So this past Friday (2/17) was the the Official Guinness Toast. The local Irish Pub (Cody's in Essex Junction, VT) was an official site to join in the toast. Since I am leaving for a new job, a bunch of my colleagues surprised me and met me at the bar for the some good food, good conversation and the toast. The whole thing made me feel like a very blessed person to know so many great people. Unfortunately, I didn't have my camera. I received a really cool T-shirt and amazing photo of Mount Mansfield (the mountain seen from our eastern windows in Underhill) as a going a way gift. We also got some official Guinness Toast day t-shirts for participating. Kevin Cody, the owner of Cody's, also gave me a Cody's sweatshirt as an unexpected momento that I will wear in good spirits for some time to come. In fact, we had such a good time several of us headed up to Stowe on Saturday to a microbrewery called The Shed for some more cheer.
The weekend's events reminded me of some great times last spring when we joined Christine's parents in Ireland for a week of touring the southwest coast. I took this shot at a bar called Moriarty's in the fishing village of Dingle. The Guiness is good here, but I believe it might have tasted just a bit better there. Something about the weather and good natured people just makes you want to spend time hanging out chatting.

Saturday, February 18, 2006

Want to see my Mussel?

This was a joint project between Christine and I last year. The falcon that is currently on the Vermont 'Endangered' license plate is apparently no longer in trouble according to the folks that make such decisions. The Burlington Free Press ran an art contest for ideas for the next plate.Since she does a lot of work surveying native endangered mussels we thought this would make a cool plate. I did the Illustrator work and she provided biological consultation for accuracy. In case you are wondering. The thing hanging out of the mussel shell is designed to attract fish (natural lure if you will) to attack the mussel. These lures can look like minnows or other fish food sources. When attacked the mussel releases glochidia. The glochidia are sort of like larvae that are obligate parasites. Some of the glochidia will land on the fishes gills where they will develop for a period of time and then fall to the bottom and begin life as a free living mussel. The mussel is essentially fishing for host that will serve as a 'free' nursery for young developing mussels.

The image was published in color in the paper, but Catamount was by far the most popular plate. I like the mountain lion, but there is debate as to whether any currently even inhabit the state of Vermont.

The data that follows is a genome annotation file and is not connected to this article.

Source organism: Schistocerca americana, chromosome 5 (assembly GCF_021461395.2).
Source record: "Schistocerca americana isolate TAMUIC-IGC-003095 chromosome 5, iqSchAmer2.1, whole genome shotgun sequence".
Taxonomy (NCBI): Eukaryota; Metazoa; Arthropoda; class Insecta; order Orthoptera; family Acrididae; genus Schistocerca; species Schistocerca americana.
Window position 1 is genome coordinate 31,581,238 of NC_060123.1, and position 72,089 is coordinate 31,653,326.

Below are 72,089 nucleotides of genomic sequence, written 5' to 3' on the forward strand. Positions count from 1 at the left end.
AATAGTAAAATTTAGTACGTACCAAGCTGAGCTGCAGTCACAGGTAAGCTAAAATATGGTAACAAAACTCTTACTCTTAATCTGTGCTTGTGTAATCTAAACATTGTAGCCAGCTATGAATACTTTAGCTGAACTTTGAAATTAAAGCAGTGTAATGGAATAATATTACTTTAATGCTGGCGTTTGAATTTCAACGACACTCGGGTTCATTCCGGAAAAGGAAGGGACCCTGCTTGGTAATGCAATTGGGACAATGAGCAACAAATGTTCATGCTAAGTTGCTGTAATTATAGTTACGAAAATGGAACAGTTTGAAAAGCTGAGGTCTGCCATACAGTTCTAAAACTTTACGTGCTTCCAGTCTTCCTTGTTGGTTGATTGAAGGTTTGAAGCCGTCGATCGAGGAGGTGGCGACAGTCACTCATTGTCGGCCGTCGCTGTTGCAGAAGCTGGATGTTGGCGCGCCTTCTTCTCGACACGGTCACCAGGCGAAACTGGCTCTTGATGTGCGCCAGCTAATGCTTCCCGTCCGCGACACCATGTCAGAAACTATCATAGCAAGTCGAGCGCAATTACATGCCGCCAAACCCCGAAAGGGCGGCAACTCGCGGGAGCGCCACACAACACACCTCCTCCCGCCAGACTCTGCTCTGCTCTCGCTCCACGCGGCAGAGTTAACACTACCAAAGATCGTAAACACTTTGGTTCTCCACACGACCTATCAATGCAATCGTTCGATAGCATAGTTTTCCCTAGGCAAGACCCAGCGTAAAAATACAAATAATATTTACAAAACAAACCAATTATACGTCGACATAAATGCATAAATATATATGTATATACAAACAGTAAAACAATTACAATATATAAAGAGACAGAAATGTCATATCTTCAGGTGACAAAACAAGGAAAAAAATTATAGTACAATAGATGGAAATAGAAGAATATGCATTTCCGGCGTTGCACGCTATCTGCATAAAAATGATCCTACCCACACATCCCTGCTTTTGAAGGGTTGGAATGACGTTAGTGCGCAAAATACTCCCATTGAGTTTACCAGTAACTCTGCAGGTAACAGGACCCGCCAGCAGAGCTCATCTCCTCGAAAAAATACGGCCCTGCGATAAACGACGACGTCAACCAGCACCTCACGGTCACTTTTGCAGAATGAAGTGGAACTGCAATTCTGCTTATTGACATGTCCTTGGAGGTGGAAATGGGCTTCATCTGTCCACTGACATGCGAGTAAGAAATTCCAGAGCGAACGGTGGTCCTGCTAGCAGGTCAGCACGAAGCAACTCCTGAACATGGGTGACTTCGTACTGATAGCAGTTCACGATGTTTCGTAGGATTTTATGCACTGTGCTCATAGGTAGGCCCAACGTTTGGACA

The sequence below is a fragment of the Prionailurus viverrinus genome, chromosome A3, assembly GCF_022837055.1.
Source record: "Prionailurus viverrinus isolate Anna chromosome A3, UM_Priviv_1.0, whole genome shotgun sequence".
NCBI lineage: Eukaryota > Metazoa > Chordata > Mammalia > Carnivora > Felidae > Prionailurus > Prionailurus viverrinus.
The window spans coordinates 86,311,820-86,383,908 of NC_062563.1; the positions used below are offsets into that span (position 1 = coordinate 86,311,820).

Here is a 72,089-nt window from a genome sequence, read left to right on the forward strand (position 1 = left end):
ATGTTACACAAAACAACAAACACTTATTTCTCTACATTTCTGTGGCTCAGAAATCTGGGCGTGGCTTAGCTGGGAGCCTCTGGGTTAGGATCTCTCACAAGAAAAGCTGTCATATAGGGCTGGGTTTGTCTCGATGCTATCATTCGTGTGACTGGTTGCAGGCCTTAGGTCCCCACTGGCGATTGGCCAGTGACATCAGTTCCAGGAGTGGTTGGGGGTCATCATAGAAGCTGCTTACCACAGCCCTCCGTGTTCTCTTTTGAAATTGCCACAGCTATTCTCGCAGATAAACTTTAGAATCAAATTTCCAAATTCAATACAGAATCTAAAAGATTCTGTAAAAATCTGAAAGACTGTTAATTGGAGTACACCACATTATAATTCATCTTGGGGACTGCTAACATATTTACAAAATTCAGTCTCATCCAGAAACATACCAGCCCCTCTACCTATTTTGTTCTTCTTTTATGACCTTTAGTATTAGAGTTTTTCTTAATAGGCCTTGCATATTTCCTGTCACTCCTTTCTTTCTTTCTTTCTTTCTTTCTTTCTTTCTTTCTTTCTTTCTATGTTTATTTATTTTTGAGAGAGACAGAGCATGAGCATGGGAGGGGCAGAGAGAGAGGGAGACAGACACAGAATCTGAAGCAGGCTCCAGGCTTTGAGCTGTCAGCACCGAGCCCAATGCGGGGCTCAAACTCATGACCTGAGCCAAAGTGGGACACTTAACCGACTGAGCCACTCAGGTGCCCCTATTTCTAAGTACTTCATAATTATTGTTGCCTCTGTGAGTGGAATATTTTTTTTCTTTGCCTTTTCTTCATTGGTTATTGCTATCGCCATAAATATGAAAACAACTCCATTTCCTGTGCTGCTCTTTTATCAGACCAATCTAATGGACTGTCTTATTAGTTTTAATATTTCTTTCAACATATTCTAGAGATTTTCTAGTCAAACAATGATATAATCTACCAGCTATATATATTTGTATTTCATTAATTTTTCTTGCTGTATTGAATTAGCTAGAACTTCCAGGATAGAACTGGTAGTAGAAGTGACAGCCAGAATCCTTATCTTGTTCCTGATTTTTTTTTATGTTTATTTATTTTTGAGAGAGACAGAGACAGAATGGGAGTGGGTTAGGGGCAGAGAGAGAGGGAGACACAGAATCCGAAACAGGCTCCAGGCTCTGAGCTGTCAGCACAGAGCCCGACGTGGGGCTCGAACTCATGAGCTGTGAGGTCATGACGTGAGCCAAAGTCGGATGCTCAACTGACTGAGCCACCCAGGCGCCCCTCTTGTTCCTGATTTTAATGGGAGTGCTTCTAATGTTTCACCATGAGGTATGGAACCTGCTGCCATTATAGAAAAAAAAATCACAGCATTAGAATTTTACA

Thursday, February 16, 2006


In continuing with yesterday's theme I thought I would post the two-page magazine layout I had as an assignment in my computer graphics class. The instructor liked everything but the color choice. The title font is good old Papyrus...overused, but turned out OK for this application. I really like magazines especially those that are more photo and less text. When I open one, I like the image to reach out and grab me and make me pay the $5.00 to take the publication home.

Wednesday, February 15, 2006

Light at the End of the Tunnel

Well I have officially resigned from my post at The University of Vermont. I am headed to Clyde, NC (20 minutes west of Asheville) next week. There are things I will miss at UVM, but I am looking forward to my new job and living a bit closer to family. It will be a fine thing that mountain biking season will be longer down there as well.

I took a picture of the flowers (Frittilaria) above in Christine's flower bed last summer (she held a velvet black cloth behind) then I had some fun with Photoshop. Seemed appropriate for the mood I am in today.

Tuesday, February 14, 2006

Richmond Trip Full of Surprises

The first surprise was the snow. See image at end of post. The second surprise was the trip to Starbuck's made possible by blogging. So John (aka Bullbunky) and I had both had been home to Richmond maybe twice in the past couple of years. I was catching up on work e-mail while in Richmond (at my folk's house) and I decided to surf over to Travels and Tribulations and see what was up. I start reading about Chickadees and Bingles and realize that John is probably about two miles away at his parent's house. John, Jeff B., and I grew up within a short bike ride of each other. I give him a ring and after asking my pop to borrow the car (kind of felt good just to ask for the keys (made me feel young again)) we were headed for a quick coffee via an awesome Jeep Wrangler with Yosemite Sam floor mats. If it wasn't for the blog...I would have missed out on this opportunity to catch up with a dear friend.I am in the green hat, my nephew Zach is in hot pursuit and my Dad is preparing a rather large snowball targeted for one of his three grandsons present in the great snowball battle of 2006. Sorry about the daffodils MOM :-)

Burlington, VT to Richmond, VA Only 2 Days by Air